Polarization: Vibrations in One Direction

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Author: Janice VanCleave

Unpolarized light consists of waves with electric fields vibrating in all directions. In some cases, however, all the waves in a beam vibrate in one direction or in one plane. Such light is said to be polarized.

In this project, you will investigate polarized and unpolarized light. You will determine what an analyzer does to polarized light. You will determine if the angle of incidence (angle that light strikes a surface) affects the degree of horizontal polarization. You will also test the optical activity of different solid materials and of different concentrations of water solutions.

Getting Started

Purpose: To polarize light.


  • desk lamp with incandescent bulb
  • inexpensive, plastic polarized sunglasses


  1. Turn on the lamp and position it so that the bulb is visible. Stand at a distance of about 3 feet (1 m) from the bulb. Look at the bulb and make note of its brightness.
  2. Remove the lenses from the sunglasses by twisting the frames and popping the plastic lenses out.
  3. At a distance of about 3 feet (1 m), close one eye and look through one of the polarized lenses at the lit bulb and again note the bulb's brightness. This will be called lens A.
  4. Hold the second lens (called lens B) in front of but not touching lens A and, while still closing one eye, look at the light through both lenses. Hold lens A in place while rotating lens B until the bulb appears at its brightest when viewed through both lenses. Then slowly rotate lens B 90°. observing any change in the brightness of the bulb.

 Polarization Vibrations in One Direction


The bulb is less bright when viewed through one lens. Viewing the bulb through two lenses further decreases its brightness. As one of the lenses is rotated in front of the other lens, the light decreases still further until it is no longer visible or only partly visible.


Visible light is a form of radiation, which is energy that travels in the form of electromagnetic waves. Light is made of transverse waves that vibrate in all directions perpendicular to the direction of the motion of the light. Polarized light is light in which the electric fields of the light waves vibrate in a direction parallel to each other. Polarization of light refers to the direction of the electric field in an electromagnetic wave of light. A light wave whose electric field is vibrating in the vertical direction is said to be vertically polarized. A light wave whose electric field is vibrating in the horizontal direction is said to be horizontally polarized. Unpolarized light contains light waves with electric fields vibrating in different directions, such as the light from the bulb in this experiment. (See Figure 24.2.) A polarized lens acts as a polarizer, which is a material that allows electric fields of light vibrating in only one direction or one plane to pass through it. When unpolarized light strikes a polarized lens, part of the light is reflected (bounced off of), part is absorbed by the lens, and the part with electric fields vibrating in one specific plane passes through. The light emerges from the other side of the polarizer as polarized light. Figure 24.2 represents vertical polarization. Polarized sunglasses are generally made of plastic material in which needlelike crystals are embedded. These crystals line up parallel to one another and make a polarized lens act as though it consists of many slitlike openings parallel to one another, so only those light waves with electric fields vibrating in the same plane as the parallel slits in the polarizer get through.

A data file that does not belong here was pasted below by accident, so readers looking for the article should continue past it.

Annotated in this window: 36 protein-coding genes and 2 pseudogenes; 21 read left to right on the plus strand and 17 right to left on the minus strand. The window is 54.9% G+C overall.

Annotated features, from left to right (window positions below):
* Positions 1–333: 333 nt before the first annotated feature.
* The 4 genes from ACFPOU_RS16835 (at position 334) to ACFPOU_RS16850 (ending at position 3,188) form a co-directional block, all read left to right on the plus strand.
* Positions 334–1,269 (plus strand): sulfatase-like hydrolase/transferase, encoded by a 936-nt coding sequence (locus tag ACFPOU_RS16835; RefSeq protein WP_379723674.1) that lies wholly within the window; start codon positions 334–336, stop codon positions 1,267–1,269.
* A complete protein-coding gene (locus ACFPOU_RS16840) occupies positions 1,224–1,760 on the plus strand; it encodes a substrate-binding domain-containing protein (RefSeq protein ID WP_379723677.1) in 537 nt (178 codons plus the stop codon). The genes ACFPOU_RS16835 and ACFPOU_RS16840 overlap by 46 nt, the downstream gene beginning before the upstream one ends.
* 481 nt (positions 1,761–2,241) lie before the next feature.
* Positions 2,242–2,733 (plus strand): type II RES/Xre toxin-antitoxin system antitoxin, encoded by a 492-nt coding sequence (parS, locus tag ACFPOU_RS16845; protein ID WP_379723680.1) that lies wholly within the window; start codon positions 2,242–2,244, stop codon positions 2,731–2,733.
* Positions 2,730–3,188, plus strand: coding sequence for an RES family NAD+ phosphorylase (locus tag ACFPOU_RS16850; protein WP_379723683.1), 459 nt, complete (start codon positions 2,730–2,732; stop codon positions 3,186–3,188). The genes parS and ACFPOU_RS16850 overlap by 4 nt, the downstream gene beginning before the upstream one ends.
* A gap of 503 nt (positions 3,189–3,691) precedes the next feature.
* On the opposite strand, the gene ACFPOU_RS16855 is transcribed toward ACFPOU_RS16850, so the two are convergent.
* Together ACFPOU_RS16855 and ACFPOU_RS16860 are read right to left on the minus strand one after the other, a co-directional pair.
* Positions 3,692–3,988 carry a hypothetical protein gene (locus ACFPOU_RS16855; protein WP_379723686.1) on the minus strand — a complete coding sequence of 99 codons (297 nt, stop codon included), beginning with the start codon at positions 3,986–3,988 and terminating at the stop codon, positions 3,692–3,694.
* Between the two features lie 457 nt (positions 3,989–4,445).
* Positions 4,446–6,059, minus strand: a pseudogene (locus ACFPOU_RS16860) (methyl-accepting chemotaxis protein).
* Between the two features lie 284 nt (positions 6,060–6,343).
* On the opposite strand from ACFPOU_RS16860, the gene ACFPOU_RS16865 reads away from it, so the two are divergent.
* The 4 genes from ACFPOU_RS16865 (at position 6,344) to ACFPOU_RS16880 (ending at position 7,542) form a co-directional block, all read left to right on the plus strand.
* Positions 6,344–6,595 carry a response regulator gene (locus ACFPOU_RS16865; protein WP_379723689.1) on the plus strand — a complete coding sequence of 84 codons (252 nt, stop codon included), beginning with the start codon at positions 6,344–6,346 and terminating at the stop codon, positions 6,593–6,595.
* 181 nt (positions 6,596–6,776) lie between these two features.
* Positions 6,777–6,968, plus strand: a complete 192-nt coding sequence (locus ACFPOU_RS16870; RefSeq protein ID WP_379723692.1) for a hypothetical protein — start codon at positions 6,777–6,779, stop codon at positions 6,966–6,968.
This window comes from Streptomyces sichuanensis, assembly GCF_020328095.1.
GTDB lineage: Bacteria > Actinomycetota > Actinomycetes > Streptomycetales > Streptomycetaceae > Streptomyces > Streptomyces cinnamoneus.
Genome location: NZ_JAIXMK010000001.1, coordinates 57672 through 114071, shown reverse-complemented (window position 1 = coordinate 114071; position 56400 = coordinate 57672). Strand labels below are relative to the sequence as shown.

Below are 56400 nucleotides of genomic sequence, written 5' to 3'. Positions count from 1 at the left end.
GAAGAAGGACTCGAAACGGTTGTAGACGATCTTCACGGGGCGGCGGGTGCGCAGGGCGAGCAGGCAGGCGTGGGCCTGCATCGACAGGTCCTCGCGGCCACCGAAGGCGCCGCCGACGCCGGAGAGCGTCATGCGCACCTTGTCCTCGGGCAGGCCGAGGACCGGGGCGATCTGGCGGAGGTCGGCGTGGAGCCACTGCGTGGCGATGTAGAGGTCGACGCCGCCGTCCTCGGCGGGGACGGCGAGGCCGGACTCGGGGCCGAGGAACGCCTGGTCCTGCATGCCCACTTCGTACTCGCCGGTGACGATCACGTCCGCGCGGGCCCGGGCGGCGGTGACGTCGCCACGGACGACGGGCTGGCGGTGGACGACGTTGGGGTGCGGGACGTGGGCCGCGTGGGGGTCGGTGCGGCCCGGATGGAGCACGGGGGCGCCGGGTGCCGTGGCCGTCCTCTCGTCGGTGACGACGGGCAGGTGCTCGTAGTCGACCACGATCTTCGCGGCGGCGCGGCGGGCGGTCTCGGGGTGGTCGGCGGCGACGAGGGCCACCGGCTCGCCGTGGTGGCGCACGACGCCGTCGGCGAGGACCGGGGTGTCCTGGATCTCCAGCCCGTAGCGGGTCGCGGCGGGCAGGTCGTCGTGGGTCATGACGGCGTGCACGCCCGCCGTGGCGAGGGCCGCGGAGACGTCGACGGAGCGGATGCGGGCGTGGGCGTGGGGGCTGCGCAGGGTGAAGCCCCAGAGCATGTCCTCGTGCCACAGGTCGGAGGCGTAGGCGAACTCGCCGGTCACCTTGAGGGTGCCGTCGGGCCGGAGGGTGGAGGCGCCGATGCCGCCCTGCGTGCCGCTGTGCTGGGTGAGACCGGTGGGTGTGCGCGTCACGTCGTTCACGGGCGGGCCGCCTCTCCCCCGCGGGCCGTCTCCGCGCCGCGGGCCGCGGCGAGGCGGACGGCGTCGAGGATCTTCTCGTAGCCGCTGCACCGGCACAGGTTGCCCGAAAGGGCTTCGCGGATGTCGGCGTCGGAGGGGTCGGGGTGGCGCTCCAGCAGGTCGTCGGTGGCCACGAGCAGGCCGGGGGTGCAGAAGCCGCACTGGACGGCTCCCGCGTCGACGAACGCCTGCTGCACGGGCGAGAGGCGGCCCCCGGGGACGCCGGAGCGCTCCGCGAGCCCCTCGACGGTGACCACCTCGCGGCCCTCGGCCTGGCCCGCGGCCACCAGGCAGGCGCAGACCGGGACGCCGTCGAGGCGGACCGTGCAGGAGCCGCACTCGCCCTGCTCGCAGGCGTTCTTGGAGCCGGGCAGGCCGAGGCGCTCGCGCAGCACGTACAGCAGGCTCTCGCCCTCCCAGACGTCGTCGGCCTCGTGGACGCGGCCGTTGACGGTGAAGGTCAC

Polarization Vibrations in One Direction

Placing the two polarized lenses together demonstrates the effect of using two polarizers aligned with one another. The first lens in line with the light is called the polarizer, and the second lens is called the analyzer (a polarizer used to determine if light is polarized). When the crystals in the two lenses are lined up parallel to one another, the greatest amount of light possible passes through. In this position, rotating the analyzer 90° results in the crystals in the separate lenses being at right angles to one another. None of the polarized light is able to pass through the analyzer in this position, as shown in Figure 24.3. Science Fair Hint: Use diagrams such as the ones shown to represent the results of this investigation.

 Polarization Vibrations in One Direction

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